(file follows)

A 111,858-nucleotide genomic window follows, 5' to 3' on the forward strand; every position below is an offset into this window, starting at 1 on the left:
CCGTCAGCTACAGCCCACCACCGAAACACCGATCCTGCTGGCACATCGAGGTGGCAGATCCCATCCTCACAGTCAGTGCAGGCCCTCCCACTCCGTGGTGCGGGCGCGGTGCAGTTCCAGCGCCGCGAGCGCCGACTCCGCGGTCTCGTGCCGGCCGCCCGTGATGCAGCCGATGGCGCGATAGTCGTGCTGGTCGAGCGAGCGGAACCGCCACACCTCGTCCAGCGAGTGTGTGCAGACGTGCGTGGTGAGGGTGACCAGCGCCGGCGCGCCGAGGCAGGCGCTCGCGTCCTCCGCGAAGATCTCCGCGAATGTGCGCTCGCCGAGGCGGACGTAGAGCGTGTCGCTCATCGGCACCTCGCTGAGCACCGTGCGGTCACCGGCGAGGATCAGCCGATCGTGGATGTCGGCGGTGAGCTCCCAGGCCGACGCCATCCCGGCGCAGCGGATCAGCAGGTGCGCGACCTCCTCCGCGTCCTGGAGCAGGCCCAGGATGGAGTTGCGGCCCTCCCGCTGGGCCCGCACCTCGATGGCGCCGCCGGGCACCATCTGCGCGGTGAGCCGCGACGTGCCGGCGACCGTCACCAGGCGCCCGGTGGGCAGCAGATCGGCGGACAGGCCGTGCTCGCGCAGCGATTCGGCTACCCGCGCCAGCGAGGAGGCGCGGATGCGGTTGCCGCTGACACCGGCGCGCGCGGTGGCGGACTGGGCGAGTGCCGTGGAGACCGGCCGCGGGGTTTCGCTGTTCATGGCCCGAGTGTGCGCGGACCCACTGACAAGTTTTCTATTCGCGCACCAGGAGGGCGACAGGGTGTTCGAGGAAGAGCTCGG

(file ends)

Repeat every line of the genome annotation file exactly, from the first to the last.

A 111,858-nucleotide genomic window follows, 5' to 3' on the forward strand; every position below is an offset into this window, starting at 1 on the left:
CCGTCAGCTACAGCCCACCACCGAAACACCGATCCTGCTGGCACATCGAGGTGGCAGATCCCATCCTCACAGTCAGTGCAGGCCCTCCCACTCCGTGGTGCGGGCGCGGTGCAGTTCCAGCGCCGCGAGCGCCGACTCCGCGGTCTCGTGCCGGCCGCCCGTGATGCAGCCGATGGCGCGATAGTCGTGCTGGTCGAGCGAGCGGAACCGCCACACCTCGTCCAGCGAGTGTGTGCAGACGTGCGTGGTGAGGGTGACCAGCGCCGGCGCGCCGAGGCAGGCGCTCGCGTCCTCCGCGAAGATCTCCGCGAATGTGCGCTCGCCGAGGCGGACGTAGAGCGTGTCGCTCATCGGCACCTCGCTGAGCACCGTGCGGTCACCGGCGAGGATCAGCCGATCGTGGATGTCGGCGGTGAGCTCCCAGGCCGACGCCATCCCGGCGCAGCGGATCAGCAGGTGCGCGACCTCCTCCGCGTCCTGGAGCAGGCCCAGGATGGAGTTGCGGCCCTCCCGCTGGGCCCGCACCTCGATGGCGCCGCCGGGCACCATCTGCGCGGTGAGCCGCGACGTGCCGGCGACCGTCACCAGGCGCCCGGTGGGCAGCAGATCGGCGGACAGGCCGTGCTCGCGCAGCGATTCGGCTACCCGCGCCAGCGAGGAGGCGCGGATGCGGTTGCCGCTGACACCGGCGCGCGCGGTGGCGGACTGGGCGAGTGCCGTGGAGACCGGCCGCGGGGTTTCGCTGTTCATGGCCCGAGTGTGCGCGGACCCACTGACAAGTTTTCTATTCGCGCACCAGGAGGGCGACAGGGTGTTCGAGGAAGAGCTCGG